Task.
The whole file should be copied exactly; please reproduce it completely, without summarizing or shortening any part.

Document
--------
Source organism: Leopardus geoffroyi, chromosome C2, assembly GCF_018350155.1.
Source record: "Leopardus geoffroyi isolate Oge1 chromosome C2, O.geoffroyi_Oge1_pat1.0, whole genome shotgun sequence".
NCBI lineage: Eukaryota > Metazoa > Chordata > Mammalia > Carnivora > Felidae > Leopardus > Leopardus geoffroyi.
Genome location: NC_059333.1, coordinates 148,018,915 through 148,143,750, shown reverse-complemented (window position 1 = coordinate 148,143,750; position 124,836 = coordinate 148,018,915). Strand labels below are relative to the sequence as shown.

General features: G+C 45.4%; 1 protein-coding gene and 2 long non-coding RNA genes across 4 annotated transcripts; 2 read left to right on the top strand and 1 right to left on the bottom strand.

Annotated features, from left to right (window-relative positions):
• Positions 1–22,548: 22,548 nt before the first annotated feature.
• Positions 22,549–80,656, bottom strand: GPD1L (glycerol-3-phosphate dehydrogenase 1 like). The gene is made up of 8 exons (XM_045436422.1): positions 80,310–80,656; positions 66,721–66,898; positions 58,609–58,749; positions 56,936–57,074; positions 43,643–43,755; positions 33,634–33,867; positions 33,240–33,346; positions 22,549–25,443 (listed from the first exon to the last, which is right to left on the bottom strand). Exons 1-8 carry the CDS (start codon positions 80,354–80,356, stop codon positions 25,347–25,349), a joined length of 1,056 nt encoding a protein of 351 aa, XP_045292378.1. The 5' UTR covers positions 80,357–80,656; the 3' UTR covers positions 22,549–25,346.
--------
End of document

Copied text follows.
Source organism: Leopardus geoffroyi, chromosome C2, assembly GCF_018350155.1.
Source record: "Leopardus geoffroyi isolate Oge1 chromosome C2, O.geoffroyi_Oge1_pat1.0, whole genome shotgun sequence".
NCBI lineage: Eukaryota > Metazoa > Chordata > Mammalia > Carnivora > Felidae > Leopardus > Leopardus geoffroyi.
Genome location: NC_059333.1, coordinates 148,018,915 through 148,143,750, shown reverse-complemented (window position 1 = coordinate 148,143,750; position 124,836 = coordinate 148,018,915). Strand labels below are relative to the sequence as shown.

General features: G+C 45.4%; 1 protein-coding gene and 2 long non-coding RNA genes across 4 annotated transcripts; 2 read left to right on the top strand and 1 right to left on the bottom strand.

Annotated features, from left to right (window-relative positions):
• Positions 1–22,548: 22,548 nt before the first annotated feature.
• Positions 22,549–80,656, bottom strand: GPD1L (glycerol-3-phosphate dehydrogenase 1 like). The gene is made up of 8 exons (XM_045436422.1): positions 80,310–80,656; positions 66,721–66,898; positions 58,609–58,749; positions 56,936–57,074; positions 43,643–43,755; positions 33,634–33,867; positions 33,240–33,346; positions 22,549–25,443 (listed from the first exon to the last, which is right to left on the bottom strand). Exons 1-8 carry the CDS (start codon positions 80,354–80,356, stop codon positions 25,347–25,349), a joined length of 1,056 nt encoding a protein of 351 aa, XP_045292378.1. The 5' UTR covers positions 80,357–80,656; the 3' UTR covers positions 22,549–25,346.